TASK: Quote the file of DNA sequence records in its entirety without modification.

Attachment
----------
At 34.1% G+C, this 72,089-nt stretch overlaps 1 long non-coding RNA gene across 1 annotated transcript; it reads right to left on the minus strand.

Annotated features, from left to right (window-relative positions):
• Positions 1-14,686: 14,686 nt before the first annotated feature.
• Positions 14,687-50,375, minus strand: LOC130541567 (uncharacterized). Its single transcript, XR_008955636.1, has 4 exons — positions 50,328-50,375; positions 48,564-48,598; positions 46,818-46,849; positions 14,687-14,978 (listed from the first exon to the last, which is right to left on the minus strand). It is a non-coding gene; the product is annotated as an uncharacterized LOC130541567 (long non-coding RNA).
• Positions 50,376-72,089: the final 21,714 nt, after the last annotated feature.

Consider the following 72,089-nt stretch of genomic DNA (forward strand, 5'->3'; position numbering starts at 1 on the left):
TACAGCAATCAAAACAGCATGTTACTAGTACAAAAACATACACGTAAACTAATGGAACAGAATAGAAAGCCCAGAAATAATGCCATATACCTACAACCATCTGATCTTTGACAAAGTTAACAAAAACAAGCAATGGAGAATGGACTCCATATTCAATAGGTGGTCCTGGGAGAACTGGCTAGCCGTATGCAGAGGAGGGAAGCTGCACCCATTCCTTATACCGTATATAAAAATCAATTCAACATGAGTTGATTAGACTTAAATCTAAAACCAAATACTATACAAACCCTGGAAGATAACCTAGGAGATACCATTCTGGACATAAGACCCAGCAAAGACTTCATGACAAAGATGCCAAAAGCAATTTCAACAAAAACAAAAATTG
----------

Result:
At 34.1% G+C, this 72,089-nt stretch overlaps 1 long non-coding RNA gene across 1 annotated transcript; it reads right to left on the minus strand.

Annotated features, from left to right (window-relative positions):
• Positions 1-14,686: 14,686 nt before the first annotated feature.
• Positions 14,687-50,375, minus strand: LOC130541567 (uncharacterized). Its single transcript, XR_008955636.1, has 4 exons — positions 50,328-50,375; positions 48,564-48,598; positions 46,818-46,849; positions 14,687-14,978 (listed from the first exon to the last, which is right to left on the minus strand). It is a non-coding gene; the product is annotated as an uncharacterized LOC130541567 (long non-coding RNA).
• Positions 50,376-72,089: the final 21,714 nt, after the last annotated feature.

Consider the following 72,089-nt stretch of genomic DNA (forward strand, 5'->3'; position numbering starts at 1 on the left):
TACAGCAATCAAAACAGCATGTTACTAGTACAAAAACATACACGTAAACTAATGGAACAGAATAGAAAGCCCAGAAATAATGCCATATACCTACAACCATCTGATCTTTGACAAAGTTAACAAAAACAAGCAATGGAGAATGGACTCCATATTCAATAGGTGGTCCTGGGAGAACTGGCTAGCCGTATGCAGAGGAGGGAAGCTGCACCCATTCCTTATACCGTATATAAAAATCAATTCAACATGAGTTGATTAGACTTAAATCTAAAACCAAATACTATACAAACCCTGGAAGATAACCTAGGAGATACCATTCTGGACATAAGACCCAGCAAAGACTTCATGACAAAGATGCCAAAAGCAATTTCAACAAAAACAAAAATTG